It’s unfortunate that most movie theaters have completely flopped in their pandemic pivot (in multiple ways). Many are failing or on the edge of bankruptcy. Studios and theaters have been desperately trying to open back up in June and July with newfound hope in August. They’ll be sadly disappointed and they’ll die of a broken heart, as stated by Admiral James Stockdale of his time as a prisoner of war about those with perpetual wishful thinking and date setting. Embracing the brutal facts is key to surviving and thriving.

When theaters first shut down earlier this year, AMC made a big misstep out of the gate. I was part of their AMC A-List membership paying $24 per month to see up to three movies per week at the theaters. Instead of pausing everyone’s membership, they should have shifted it to a digital home movie viewing subscription. Because of my loyalty to AMC, I would have continued paying the membership fee to access movies from home while also supporting them during this time. Instead of redirecting their revenue from almost one million subscribers, they just shut it off. And while this would not have been a major revenue driver (relative to their total revenue), it would have seeded a business model that could have grown in the new pandemic paradigm.

The second big mistake they made (although some theaters adapted) and that Walmart is now tapping into is; drive-In movie theaters. As a result of theater closures, drive-in theaters have experienced an increase in sales. It’s a safe way to get the theater experience during a pandemic.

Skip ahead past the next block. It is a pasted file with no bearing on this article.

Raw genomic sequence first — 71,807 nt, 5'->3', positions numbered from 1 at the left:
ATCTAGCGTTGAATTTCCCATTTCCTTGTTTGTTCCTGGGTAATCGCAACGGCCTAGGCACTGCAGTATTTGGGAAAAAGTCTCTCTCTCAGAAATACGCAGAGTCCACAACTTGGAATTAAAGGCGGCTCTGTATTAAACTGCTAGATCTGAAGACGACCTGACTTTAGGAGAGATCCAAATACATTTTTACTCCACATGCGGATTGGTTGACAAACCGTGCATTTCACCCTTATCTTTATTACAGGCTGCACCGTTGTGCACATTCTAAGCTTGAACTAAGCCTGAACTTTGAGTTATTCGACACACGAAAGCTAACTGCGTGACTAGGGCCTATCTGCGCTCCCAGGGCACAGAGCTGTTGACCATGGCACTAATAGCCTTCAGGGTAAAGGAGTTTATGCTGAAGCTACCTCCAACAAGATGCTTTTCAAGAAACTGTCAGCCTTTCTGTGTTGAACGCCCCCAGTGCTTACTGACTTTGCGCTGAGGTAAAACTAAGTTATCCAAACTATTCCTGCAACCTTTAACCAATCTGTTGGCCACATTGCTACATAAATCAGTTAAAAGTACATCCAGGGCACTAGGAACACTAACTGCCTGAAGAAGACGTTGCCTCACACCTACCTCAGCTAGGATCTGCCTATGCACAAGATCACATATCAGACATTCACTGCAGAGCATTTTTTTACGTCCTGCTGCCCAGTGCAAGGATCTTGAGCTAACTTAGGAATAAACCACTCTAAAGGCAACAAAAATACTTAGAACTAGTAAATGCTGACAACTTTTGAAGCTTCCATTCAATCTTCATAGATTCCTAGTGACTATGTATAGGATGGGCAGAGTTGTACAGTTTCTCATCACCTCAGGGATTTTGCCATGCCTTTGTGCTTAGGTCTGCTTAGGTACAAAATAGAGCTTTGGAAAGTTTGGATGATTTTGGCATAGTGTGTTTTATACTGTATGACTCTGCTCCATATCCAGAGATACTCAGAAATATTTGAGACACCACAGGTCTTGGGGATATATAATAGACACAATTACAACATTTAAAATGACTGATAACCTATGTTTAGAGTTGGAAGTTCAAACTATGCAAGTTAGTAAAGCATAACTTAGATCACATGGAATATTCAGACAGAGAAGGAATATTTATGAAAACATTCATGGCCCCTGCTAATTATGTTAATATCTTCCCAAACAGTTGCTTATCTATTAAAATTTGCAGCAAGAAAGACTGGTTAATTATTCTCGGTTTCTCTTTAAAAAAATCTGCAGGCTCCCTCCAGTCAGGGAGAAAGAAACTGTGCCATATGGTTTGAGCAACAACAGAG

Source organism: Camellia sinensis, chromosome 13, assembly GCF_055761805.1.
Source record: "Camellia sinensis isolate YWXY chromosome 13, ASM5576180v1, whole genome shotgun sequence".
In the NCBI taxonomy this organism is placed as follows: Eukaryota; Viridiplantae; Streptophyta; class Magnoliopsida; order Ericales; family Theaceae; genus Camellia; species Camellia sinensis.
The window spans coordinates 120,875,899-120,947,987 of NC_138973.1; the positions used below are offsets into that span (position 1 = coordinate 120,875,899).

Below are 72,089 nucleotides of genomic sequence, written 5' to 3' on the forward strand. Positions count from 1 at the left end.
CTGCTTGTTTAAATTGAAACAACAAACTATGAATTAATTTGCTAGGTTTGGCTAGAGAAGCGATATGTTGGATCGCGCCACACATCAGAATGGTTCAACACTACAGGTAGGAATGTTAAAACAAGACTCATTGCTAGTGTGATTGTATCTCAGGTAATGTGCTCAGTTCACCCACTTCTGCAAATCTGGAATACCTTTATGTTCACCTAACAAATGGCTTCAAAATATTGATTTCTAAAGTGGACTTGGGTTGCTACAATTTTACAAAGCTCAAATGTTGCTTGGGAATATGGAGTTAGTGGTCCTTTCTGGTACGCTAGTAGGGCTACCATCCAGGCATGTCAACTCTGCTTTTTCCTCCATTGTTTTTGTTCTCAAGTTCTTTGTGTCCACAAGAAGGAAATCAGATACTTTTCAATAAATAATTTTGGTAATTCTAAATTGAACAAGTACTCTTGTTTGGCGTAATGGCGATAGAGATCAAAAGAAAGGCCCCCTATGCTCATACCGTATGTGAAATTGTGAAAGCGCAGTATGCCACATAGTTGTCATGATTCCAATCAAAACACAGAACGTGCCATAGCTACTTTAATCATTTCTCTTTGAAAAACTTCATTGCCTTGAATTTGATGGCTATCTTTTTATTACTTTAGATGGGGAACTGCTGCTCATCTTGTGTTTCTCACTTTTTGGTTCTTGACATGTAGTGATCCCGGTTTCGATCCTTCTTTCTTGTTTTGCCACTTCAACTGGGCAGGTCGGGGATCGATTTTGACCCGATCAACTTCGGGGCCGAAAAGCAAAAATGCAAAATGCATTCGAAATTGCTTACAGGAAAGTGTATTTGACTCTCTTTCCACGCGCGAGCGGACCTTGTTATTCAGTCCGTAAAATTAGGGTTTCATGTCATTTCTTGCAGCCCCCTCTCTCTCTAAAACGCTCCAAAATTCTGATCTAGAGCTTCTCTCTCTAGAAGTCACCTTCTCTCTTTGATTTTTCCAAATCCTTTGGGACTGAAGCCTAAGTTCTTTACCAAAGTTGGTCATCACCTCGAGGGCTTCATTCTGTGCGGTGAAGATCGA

Most theaters have giant parking lots so it wouldn’t be too complicated to repurpose them into drive-in movie theaters. But instead of movie theaters tapping into this opportunity, it’s Walmart that's now opening 160 drive-in movie theaters across the country. It’s tragic for movie theaters but great that the free market is adapting the experience for movie lovers like me.

All theaters that could have should have pivoted to digital and an alternate physical movie-going experience, but instead, most have chosen to wait. That waiting will end up being the time they needed to shift their business model for a pandemic paradigm.

Good Pivots For The New World

A few months ago, I was asked to facilitate a digital discussion on how freelancers can pivot during the pandemic. During that session, I spoke with several freelancers on their old business models and their path towards a better and new one.